Auditor Dismissals After Accounting Restatements
Karen M. Hennes
University of Oklahoma - School of Accounting
Andrew J. Leone
University of Miami
Brian P. Miller
Indiana University - Kelley School of Business
This study examines the conditions under which financial restatements lead corporate boards to dismiss independent auditors. We predict auditors are dismissed when restatements indicate sufficiently poor audit quality (i.e., poor auditor performance) and/or when the client deems it necessary to restore financial reporting credibility. Auditors are dismissed at higher than normal rates after restatements, but in contrast to prior research on CEO/CFO turnover, we find no evidence of differential dismissal rates across restatement types (i.e., irregularities vs. errors) for Big 4 auditors. For non-Big 4 firms, however, we do find that dismissal rates are higher for restatements resulting from irregularities as compared to errors. This evidence is consistent with the benefits from re-establishing reporting credibility outweighing the lower switching costs for smaller auditors after more damaging restatements. In addition, we test the market reaction to auditor dismissals to assess whether investors view them as a positive step toward restoring financial reporting credibility. Consistent with this, we find that the market responds positively to auditor dismissal announcements after restatements. The reaction to the dismissal is significantly more positive following restatements involving irregularities (7.6%) rather than errors (1.3%) when the client engages a comparably sized or larger successor auditor.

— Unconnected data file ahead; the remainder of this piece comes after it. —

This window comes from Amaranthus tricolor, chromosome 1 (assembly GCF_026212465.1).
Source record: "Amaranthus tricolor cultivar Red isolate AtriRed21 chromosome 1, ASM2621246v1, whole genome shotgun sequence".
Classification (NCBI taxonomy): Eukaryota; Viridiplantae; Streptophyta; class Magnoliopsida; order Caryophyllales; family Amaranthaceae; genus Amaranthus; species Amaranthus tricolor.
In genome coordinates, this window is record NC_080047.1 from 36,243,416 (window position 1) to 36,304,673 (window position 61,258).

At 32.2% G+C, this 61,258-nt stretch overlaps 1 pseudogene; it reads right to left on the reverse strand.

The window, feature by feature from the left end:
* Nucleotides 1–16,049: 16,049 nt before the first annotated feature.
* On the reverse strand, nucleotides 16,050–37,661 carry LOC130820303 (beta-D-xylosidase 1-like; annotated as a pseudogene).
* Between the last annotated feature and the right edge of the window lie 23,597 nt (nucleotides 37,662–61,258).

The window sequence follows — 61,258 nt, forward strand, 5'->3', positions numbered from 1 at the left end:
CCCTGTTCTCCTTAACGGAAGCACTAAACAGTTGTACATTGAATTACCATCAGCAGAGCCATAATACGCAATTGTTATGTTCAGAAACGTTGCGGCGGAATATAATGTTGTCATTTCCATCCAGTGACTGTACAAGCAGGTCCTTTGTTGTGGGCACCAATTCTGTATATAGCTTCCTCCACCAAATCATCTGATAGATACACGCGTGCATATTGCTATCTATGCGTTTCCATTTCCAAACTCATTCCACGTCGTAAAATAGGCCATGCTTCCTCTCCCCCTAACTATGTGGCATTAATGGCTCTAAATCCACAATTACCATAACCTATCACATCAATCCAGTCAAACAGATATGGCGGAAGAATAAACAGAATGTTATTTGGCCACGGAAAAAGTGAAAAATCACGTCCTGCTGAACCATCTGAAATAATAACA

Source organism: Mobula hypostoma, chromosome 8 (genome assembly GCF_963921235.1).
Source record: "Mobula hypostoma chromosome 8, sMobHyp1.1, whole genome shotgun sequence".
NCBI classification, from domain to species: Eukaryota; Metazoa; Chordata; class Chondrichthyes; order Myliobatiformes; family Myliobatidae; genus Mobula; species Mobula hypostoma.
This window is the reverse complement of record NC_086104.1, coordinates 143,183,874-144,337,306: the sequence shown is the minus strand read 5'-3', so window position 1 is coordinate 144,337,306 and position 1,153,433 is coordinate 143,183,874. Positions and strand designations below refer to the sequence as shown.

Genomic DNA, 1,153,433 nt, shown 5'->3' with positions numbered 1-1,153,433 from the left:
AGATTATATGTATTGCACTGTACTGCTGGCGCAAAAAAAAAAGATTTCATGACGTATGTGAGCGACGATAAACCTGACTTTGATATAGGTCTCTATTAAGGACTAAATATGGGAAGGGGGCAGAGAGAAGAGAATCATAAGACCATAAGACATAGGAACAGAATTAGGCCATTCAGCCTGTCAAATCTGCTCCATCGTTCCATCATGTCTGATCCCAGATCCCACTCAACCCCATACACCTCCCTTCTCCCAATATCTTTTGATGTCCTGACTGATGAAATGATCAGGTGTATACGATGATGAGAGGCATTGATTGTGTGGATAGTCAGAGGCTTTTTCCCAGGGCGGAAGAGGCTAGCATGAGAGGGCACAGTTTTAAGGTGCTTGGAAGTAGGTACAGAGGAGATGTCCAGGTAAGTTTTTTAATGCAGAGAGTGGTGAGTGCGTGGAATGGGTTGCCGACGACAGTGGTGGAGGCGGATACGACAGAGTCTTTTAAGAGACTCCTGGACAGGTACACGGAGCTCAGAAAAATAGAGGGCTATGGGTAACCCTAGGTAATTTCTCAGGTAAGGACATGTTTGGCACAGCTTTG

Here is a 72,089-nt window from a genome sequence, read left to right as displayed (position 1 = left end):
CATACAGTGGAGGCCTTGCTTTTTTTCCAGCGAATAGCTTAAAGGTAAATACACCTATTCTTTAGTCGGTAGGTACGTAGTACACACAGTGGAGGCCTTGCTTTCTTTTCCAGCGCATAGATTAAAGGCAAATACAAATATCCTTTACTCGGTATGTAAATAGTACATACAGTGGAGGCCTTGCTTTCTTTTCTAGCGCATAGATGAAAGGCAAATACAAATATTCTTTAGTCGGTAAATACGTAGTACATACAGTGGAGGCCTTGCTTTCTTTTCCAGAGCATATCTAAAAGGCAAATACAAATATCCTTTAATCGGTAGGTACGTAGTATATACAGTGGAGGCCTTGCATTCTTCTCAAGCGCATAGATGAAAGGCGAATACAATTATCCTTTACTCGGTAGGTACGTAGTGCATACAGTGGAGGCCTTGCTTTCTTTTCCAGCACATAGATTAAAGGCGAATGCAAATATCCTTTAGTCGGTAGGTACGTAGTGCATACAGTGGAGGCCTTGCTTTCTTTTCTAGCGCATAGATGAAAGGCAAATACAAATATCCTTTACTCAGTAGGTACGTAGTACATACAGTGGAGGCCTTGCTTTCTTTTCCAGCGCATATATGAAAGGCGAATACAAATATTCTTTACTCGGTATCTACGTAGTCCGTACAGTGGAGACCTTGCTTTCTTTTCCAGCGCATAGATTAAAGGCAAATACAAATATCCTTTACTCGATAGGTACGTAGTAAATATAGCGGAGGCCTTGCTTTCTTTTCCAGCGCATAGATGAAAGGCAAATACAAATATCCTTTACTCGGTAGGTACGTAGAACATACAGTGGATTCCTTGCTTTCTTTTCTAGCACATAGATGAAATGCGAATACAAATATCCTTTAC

Number of Pages in PDF File: 48
Keywords: Corporate Governance, Restatements, Auditing, Dismissals
JEL Classification: G30, M41, M51working papers series
Date posted: January 7, 2011 ; Last revised: July 12, 2012
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